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Cool Jazz in a Cool City: IAJE in Toronto 2003

By Published: January 28, 2003

With veteran publicist Don Lucoff unable to attend IAJE due to an untimely illness, Jazz Journalist Association president Howard Mandel successfully stepped in to moderate the discussion "Is the Apprenticeship System in Jazz Being Dismantled?" With a terrific panel that included Dr. Billy Taylor, saxophonist Don Braden, drummer Ralph Peterson and educator, writer and producer Dr. Herb Wong, Mandel kept the conversations on target and moving along. Among some of the memorable thoughts shared during this panel are the following:

Braden told how Betty Carter served as a taskmaster to the young musicians who worked with her, with the singer's favorite expression, "You don't swing," actually meaning "You aren't consistent." He also described her as hell on bass players, and quoted one of her sidemen as stating "She's like my tough mother!"

Ralph Peterson mentioned hearing drummer Sonny Payne with Count Basie during a cruise, who shared an important tidbit about playing jazz: "It doesn't pay enough for you not to love it." Art Blakey taught him the importance of caring for a band. Peterson knew he had honed his craft when the late Art Blakey's granddaughter told him after a concert that "I never thought I'd hear my grandfather's sound again." The drummer also recalled pianist Walter Davis, Jr. calling him at 7:30 in the morning to ask, "What are the changes in the bridge to 'Skylark?'" He also remembered drummer Michael Carvin's advice: "Never get stumped on the same question twice, or someone will be in your seat."

Dr. Billy Taylor told how Duke Ellington served as a mentor to him between Taylor's sets in a restaurant. Taylor also told of others who helped up and coming musicians. Tatum often cited Fats Waller as "where he came from," while also crediting Willie the Lion Smith as an important influence. Tatum himself enjoyed asking Dorothy Donegan to different clubs to sic her on unsuspecting pianists.

Dr. Herb Wong managed to get Ellington to perform at a public school, where the maestro received an unusual complement from a little girl: "I know you are very old, but your music sounds so young." Ellington's response was simply "Nirvana!"

Singer Denise Jannah is someone I've admired since hearing her first Blue Note CD in the mid-1990s, so I was overjoyed to see her listed as a performer at IAJE. Even though her regular pianist had to be replaced due to a death in the family, Jannah gave her all during her outstanding set, which she wrapped with an amusing bit of vocalese as she explained how she had to go shopping for clothes due to the loss of her luggage.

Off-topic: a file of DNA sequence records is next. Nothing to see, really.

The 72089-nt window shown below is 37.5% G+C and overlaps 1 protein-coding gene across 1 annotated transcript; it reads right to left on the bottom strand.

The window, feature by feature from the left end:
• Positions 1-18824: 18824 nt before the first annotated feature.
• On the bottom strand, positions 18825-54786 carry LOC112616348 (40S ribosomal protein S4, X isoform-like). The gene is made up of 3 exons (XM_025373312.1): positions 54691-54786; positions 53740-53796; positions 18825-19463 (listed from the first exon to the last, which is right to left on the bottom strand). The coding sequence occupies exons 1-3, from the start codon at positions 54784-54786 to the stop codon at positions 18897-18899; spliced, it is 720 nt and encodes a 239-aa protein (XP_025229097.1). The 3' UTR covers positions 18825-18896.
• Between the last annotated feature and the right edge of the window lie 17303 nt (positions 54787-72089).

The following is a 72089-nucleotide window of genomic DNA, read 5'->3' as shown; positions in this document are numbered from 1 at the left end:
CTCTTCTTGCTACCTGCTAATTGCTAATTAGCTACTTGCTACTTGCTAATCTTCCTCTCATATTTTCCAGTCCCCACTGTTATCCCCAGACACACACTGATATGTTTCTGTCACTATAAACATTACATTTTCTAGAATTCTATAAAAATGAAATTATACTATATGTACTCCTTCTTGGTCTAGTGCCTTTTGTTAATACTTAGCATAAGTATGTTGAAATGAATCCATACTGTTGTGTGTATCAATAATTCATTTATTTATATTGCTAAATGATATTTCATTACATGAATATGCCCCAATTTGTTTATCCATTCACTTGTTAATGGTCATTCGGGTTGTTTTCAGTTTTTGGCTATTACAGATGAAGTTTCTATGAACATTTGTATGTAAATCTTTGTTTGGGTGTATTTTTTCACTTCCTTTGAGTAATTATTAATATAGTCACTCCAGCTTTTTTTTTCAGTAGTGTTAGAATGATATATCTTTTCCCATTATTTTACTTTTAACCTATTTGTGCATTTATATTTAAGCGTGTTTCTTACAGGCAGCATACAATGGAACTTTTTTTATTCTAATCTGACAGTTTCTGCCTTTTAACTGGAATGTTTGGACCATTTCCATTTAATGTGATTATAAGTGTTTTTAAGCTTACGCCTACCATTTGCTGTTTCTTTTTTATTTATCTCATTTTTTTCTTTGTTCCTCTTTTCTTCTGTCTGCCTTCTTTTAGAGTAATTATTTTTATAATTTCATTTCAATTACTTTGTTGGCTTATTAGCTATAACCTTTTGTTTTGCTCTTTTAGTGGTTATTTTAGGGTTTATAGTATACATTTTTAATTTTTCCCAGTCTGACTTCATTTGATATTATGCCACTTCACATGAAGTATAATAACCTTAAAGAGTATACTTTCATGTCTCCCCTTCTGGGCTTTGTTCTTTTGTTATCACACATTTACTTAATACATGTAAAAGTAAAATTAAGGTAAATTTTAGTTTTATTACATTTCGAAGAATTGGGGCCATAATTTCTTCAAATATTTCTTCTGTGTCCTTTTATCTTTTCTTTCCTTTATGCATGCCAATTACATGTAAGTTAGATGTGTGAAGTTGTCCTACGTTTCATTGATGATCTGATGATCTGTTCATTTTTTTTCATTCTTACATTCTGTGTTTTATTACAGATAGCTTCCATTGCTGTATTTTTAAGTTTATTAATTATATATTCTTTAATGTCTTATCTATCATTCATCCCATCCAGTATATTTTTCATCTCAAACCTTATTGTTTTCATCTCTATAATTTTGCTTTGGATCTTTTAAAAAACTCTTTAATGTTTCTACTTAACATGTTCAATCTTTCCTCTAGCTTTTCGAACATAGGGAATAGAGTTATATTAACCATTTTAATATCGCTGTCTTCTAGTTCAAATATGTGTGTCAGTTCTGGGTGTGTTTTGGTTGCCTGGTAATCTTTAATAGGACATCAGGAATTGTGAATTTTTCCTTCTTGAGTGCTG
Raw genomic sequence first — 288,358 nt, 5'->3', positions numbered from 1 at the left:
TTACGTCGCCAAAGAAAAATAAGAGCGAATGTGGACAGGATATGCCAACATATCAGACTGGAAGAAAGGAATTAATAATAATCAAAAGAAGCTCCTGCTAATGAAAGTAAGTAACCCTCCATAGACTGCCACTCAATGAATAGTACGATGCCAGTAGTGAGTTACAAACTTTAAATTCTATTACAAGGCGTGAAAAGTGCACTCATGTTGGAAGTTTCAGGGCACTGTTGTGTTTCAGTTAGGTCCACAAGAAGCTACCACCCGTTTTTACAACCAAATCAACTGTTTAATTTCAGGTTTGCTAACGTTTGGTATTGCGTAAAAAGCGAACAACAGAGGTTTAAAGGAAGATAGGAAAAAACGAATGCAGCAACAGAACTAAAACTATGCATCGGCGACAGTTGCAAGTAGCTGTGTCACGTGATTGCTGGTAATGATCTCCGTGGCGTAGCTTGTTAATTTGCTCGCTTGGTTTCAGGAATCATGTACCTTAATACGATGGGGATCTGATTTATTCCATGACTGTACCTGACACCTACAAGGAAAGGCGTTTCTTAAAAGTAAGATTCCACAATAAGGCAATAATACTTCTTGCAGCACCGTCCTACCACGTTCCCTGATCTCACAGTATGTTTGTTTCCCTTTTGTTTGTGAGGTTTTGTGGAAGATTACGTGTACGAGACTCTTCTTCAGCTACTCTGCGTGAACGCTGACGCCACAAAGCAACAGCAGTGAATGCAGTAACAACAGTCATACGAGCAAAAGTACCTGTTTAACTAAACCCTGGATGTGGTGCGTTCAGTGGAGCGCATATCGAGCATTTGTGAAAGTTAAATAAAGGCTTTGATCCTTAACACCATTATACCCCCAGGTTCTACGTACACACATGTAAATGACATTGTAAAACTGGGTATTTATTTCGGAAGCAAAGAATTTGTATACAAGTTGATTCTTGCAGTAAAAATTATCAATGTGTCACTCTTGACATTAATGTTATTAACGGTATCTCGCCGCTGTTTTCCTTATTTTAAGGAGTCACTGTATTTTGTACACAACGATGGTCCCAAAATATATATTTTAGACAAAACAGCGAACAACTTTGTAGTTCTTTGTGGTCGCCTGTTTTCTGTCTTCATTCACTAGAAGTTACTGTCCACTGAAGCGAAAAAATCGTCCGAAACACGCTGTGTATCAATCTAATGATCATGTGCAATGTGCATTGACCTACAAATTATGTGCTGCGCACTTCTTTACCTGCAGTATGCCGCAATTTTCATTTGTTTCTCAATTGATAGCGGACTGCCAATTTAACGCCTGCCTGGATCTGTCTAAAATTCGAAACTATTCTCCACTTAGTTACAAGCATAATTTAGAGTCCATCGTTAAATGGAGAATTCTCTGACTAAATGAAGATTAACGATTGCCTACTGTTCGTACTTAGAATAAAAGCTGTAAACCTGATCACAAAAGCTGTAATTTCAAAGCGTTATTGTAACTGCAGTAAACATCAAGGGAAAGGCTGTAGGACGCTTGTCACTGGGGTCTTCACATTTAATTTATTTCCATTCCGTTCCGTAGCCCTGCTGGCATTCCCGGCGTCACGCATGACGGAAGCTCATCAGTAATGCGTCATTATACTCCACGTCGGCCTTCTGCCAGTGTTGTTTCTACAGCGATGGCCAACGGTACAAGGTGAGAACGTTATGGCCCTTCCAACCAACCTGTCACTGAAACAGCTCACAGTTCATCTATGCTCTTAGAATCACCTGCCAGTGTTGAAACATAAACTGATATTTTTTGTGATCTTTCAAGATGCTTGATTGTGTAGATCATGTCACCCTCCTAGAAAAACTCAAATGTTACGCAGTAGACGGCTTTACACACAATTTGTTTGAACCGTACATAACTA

I began the third day attending a discussion of Hank Jones' long career. Originally set up to be a conversation between Jones and another fine pianist, James Williams, it was revamped due to Jones' doctor-imposed travel instructions following heart bypass surgery. The pianist did an excellent job telling why Jones is highly regarded in the jazz world. Ray Drummond joined Williams to add his experience of working with Jones, who he describes as such a professional that he wears a coat and tie to breakfast while on the road. He also shared Jones' frustration rehearsing with an arrogant veteran singer while in Japan, but he had his say by introducing her to the audience as "Onita A'Day.

Tim Owens' conversation with Marian McPartland provided a lively, entertaining hour, often breaking up the audience with her dry comments. McPartland discussed the evolution of her long running Piano Jazz series, describing her theme song, inspired by producer Dick Phipps' request for some "nervous sounding music" (also known as "Kaleidoscope") as something she improvised while Bill Evans was waiting to join her. She chose the two pianist format, rather than dealing with "recalcitrant horn players, bassists, drummers and others who wouldn't show up." One pianist who ran purposely late was Cecil Taylor, but he was surprised that he ended up waiting himself, as the second piano hadn't been delivered!

One of her earliest memories of Bill Evans (one of her most favorite Piano Jazz guests) is when he walked into the studio unannounced during a stretch when McPartland was hosting a program on WDAI. Mary Lou Williams, her very first guest, proved to be difficult from the beginning. She ignored her host's instructions and brought a bassist and then shouted out chord changes to him as they were taping. When McPartland mentioned she liked a particular chord Williams played, her response was "I didn't play that chord." She surmises that Williams may have been upset that she wasn't chosen to host the series; if it had been the case, it would have been a short run, as she died within a couple of years after the start of McPartland's program.

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